Waiver Of Tribal Sovereign Immunity In Bankruptcy? (At U.S. Supreme Court: Lac du Flambeau Band)

Tribal sovereignty (photo by Marilyn Swanson)

By: Donald L Swanson

On January 13, 2023, the U.S. Supreme Court grants the Petition for a writ of certiorari in Lac du Flambeau Band of Lake Superior Chippewa Indians v. Coughlin, Supreme Court Case No. 22-227, and on January 31, 2023, the Supreme Court enters this order therein: “Set for Argument on Monday, April 24, 2023.”

The Question Presented is this: “Whether the Bankruptcy Code expresses unequivocally Congress’s intent to abrogate the sovereign immunity of Indian tribes.”

Two circuit courts of appeals have reached directly-opposite conclusions on this question as follows:

  • Ninth Circuit—“it is clear from the face of [11 U.S.C.] §§ 106(a) and 101(27) that Congress did intend to abrogate the sovereign immunity of all ‘foreign and domestic governments,’ including Indian tribes”[fn. 1]; but
  • Sixth Circuit—“no provision of the Bankruptcy Code mentions Indian tribes,” and “11 U.S.C. §§ 106, 101(27) lack the requisite clarity of intent to abrogate tribal sovereign immunity”[fn. 2].

The Lac du Flambeau Band case at the U.S. Supreme Court results from a split-opinion of a three-judge panel at the First Circuit Court of Appeals.  The split-opinion mirrors the prior circuit split:

  • a two-judge majority follows the Ninth Circuit’s view; but
  • a strong dissent follows the Sixth Circuit’s view.   

What follows are summaries of the facts and of the essential points of analysis from both the majority and dissenting opinions in the First Circuit’s Lac du Flambeau Band case.


Debtor takes out a $1,100 payday loan from a wholly owned subsidiary of the Lac du Flambeau Band of Lake Superior Chippewa Indians (“Creditor”).

Later, Debtor files a Chapter 13 bankruptcy petition in Massachusetts, listing the debt to Creditor and providing notice to Creditor of the bankruptcy.  Such filing imposes the automatic bankruptcy stay.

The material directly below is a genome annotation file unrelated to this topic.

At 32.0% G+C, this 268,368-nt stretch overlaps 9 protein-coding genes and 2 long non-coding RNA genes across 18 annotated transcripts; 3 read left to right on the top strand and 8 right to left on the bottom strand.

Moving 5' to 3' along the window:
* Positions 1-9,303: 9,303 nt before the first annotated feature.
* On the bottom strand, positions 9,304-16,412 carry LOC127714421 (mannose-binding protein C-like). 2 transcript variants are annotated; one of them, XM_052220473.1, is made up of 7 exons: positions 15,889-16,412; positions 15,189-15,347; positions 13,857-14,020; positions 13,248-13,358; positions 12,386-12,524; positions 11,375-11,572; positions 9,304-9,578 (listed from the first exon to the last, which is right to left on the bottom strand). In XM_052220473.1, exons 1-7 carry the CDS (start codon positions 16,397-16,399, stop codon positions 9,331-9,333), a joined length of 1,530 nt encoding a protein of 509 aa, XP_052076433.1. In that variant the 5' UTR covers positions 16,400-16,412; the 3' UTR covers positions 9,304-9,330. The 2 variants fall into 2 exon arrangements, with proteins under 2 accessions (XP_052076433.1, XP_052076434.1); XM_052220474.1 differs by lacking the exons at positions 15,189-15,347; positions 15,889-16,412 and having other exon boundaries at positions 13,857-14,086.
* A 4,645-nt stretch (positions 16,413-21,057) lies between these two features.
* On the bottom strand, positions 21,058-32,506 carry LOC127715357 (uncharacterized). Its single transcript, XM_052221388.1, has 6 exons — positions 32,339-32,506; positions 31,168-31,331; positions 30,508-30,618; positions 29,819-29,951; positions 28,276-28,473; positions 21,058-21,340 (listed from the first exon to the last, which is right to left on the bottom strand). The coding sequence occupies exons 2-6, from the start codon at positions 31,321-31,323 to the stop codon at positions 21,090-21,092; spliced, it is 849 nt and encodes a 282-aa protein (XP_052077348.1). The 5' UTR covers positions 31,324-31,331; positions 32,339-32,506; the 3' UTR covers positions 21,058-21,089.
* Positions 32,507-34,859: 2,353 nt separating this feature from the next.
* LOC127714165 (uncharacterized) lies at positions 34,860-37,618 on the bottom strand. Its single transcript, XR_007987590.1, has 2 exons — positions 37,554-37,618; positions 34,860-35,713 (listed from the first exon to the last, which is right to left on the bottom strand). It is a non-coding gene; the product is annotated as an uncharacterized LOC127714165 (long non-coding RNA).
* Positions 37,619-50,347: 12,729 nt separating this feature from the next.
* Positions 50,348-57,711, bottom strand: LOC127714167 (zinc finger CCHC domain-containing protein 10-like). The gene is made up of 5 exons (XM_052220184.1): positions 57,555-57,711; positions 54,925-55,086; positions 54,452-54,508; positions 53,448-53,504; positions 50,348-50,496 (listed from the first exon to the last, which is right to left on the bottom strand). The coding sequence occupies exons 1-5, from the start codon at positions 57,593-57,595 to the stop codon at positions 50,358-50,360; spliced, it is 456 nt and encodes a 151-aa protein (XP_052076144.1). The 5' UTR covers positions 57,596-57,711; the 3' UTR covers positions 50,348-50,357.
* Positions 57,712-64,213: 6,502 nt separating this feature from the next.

Despite the automatic stay and notice of the bankruptcy, Creditor repeatedly contacts Debtor, seeking repayment of the debt.

To stop Creditor’s collection efforts, Debtor moves to enforce the automatic stay against Creditor and its corporate parent—the Lac du Flambeau Band.

In response, the Lac du Flambeau Band asserts tribal sovereign immunity and moves to dismiss the stay enforcement proceeding.

The Bankruptcy Court agrees with the Lac du Flambeau Band and dismisses the enforcement proceeding, based on the language of § 106(a)[fn. 3] and § 101(27)[fn. 4] of the Bankruptcy Code. 

A direct appeal to the First Circuit Court of Appeals ensues.

Basic Rules

Both the majority and dissenting opinions start with the same basic rules:

  • Congress may abrogate tribal sovereign immunity if it “unequivocally” expresses that purpose; and
  • That’s because another basic rule of tribal law says this: although Congress has plenary authority over tribes, courts will not lightly assume that Congress in fact intends to undermine tribal self-government.

Majority Opinion

The majority opinion declares that the Bankruptcy Code does abrogate tribal sovereign immunity. Here are the essential points of analysis.

To abrogate sovereign immunity, Congress need not state its intent in any particular way: magic words are not required.

In determining whether the Bankruptcy Code unequivocally abrogates tribal sovereign immunity, we begin with the text.

  • Section 106(a) provides in part: “sovereign immunity is abrogated as to a governmental unit to the extent set forth in this section,” including as to the automatic bankruptcy stay [see fn. 3].  Such plain statement satisfies the obligation to unequivocally express an intent to abrogate immunity for all governmental units; and
  • Section 101(27) defines “governmental unit” with a list that, (i) covers all forms of government, and (ii) concludes with “other foreign or domestic government” catch-all language [see fn.4; emphasis added].

Then, the majority opinion declares: the issue is whether a tribe is a “domestic government.” The majority resolves this issue in the affirmative.  Here’s how:

  • First, a tribe is a government because it acts as the governing authority of its members;
  • Second, tribes are domestic, rather than foreign, because they exist within the authority, control and boundaries of the United States;
  • Third, Congress was well aware when it enacted § 101(27) and § 106(a) that tribes are “domestic dependent nations” (a form of domestic government)—thus, when Congress abrogated the sovereign immunity of domestic governments in § 106(a), it unmistakably abrogated the sovereign immunity of tribes; and